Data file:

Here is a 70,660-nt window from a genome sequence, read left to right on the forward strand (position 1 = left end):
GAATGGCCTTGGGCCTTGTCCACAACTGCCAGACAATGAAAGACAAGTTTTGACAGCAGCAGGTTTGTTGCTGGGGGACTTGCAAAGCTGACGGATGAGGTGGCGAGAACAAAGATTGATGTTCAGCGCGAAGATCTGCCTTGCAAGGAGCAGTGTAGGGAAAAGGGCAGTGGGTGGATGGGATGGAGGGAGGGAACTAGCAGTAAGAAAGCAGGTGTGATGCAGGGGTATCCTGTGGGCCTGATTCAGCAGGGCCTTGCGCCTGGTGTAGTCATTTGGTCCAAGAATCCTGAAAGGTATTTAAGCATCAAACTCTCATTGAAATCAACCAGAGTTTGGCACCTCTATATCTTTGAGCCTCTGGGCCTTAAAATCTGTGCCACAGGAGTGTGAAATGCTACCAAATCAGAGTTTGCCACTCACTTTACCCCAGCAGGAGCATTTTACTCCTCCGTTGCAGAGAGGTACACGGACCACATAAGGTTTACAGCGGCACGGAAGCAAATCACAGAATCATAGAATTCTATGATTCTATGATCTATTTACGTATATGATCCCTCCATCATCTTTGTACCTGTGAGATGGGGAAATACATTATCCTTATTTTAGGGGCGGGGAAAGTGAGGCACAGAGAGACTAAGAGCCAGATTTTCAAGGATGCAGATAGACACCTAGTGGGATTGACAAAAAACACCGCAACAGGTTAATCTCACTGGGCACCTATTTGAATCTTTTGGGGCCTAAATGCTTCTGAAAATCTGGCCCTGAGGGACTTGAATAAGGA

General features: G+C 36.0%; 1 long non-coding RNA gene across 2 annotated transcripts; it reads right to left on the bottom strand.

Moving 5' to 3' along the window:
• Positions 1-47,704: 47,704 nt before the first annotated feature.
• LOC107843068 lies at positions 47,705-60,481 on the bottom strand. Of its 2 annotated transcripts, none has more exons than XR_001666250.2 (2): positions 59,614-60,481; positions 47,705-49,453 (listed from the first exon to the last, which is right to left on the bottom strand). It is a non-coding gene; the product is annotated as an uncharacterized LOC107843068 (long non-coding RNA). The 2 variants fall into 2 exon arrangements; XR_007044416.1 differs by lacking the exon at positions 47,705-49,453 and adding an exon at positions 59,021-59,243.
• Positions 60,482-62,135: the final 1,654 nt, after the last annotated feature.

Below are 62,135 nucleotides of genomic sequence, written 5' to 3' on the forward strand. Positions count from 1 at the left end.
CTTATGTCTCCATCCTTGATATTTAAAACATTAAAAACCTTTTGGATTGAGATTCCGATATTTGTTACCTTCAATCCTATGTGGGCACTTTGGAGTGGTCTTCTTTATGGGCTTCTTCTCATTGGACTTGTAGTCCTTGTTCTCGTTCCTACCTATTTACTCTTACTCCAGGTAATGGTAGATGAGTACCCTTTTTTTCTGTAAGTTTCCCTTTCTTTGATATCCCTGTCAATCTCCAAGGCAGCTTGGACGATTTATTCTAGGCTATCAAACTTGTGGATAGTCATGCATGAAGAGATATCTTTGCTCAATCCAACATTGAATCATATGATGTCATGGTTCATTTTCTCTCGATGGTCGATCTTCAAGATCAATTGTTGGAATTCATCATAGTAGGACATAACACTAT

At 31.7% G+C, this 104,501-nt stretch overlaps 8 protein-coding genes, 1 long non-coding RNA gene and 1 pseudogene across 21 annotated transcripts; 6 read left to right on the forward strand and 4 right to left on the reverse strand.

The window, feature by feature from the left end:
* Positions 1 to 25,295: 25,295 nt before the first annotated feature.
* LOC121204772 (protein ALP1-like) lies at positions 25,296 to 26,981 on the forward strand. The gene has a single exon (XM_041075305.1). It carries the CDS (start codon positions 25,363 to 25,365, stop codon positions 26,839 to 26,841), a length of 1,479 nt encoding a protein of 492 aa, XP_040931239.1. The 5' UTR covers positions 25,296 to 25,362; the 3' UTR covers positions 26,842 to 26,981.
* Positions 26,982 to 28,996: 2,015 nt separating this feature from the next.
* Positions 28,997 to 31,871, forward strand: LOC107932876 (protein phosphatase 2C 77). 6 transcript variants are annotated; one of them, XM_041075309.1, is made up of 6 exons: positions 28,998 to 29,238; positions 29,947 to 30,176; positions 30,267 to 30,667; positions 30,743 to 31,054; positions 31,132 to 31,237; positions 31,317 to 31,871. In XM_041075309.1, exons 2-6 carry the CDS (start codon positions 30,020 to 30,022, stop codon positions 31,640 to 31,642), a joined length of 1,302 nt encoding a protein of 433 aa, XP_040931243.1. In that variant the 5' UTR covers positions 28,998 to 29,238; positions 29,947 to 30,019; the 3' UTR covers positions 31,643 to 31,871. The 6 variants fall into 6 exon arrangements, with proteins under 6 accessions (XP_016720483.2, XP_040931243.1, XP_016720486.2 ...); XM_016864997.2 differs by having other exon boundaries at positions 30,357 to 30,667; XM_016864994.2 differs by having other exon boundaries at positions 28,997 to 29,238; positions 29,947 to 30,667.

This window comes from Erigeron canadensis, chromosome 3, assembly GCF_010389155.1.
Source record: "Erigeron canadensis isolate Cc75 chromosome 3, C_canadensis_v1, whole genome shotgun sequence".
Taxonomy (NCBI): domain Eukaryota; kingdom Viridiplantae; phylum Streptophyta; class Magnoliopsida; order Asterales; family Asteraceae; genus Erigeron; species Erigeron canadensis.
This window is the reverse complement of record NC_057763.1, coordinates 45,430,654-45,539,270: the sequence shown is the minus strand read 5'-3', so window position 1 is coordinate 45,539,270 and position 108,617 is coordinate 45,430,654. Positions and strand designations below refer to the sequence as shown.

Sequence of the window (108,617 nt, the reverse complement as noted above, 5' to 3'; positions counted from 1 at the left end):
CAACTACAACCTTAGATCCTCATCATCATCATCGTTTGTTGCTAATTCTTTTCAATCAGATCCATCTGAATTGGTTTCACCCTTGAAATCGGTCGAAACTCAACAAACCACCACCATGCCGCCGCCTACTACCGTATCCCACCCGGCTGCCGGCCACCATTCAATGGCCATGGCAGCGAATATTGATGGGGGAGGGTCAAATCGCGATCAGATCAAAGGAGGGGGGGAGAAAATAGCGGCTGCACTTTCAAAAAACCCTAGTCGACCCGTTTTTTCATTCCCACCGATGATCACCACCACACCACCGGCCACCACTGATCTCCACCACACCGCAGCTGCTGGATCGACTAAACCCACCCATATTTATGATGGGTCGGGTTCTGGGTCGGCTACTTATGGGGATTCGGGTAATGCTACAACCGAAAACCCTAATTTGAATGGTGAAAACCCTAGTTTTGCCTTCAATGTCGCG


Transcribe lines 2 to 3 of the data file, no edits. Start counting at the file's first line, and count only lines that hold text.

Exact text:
GAATGGCCTTGGGCCTTGTCCACAACTGCCAGACAATGAAAGACAAGTTTTGACAGCAGCAGGTTTGTTGCTGGGGGACTTGCAAAGCTGACGGATGAGGTGGCGAGAACAAAGATTGATGTTCAGCGCGAAGATCTGCCTTGCAAGGAGCAGTGTAGGGAAAAGGGCAGTGGGTGGATGGGATGGAGGGAGGGAACTAGCAGTAAGAAAGCAGGTGTGATGCAGGGGTATCCTGTGGGCCTGATTCAGCAGGGCCTTGCGCCTGGTGTAGTCATTTGGTCCAAGAATCCTGAAAGGTATTTAAGCATCAAACTCTCATTGAAATCAACCAGAGTTTGGCACCTCTATATCTTTGAGCCTCTGGGCCTTAAAATCTGTGCCACAGGAGTGTGAAATGCTACCAAATCAGAGTTTGCCACTCACTTTACCCCAGCAGGAGCATTTTACTCCTCCGTTGCAGAGAGGTACACGGACCACATAAGGTTTACAGCGGCACGGAAGCAAATCACAGAATCATAGAATTCTATGATTCTATGATCTATTTACGTATATGATCCCTCCATCATCTTTGTACCTGTGAGATGGGGAAATACATTATCCTTATTTTAGGGGCGGGGAAAGTGAGGCACAGAGAGACTAAGAGCCAGATTTTCAAGGATGCAGATAGACACCTAGTGGGATTGACAAAAAACACCGCAACAGGTTAATCTCACTGGGCACCTATTTGAATCTTTTGGGGCCTAAATGCTTCTGAAAATCTGGCCCTGAGGGACTTGAATAAGGA

General features: G+C 36.0%; 1 long non-coding RNA gene across 2 annotated transcripts; it reads right to left on the bottom strand.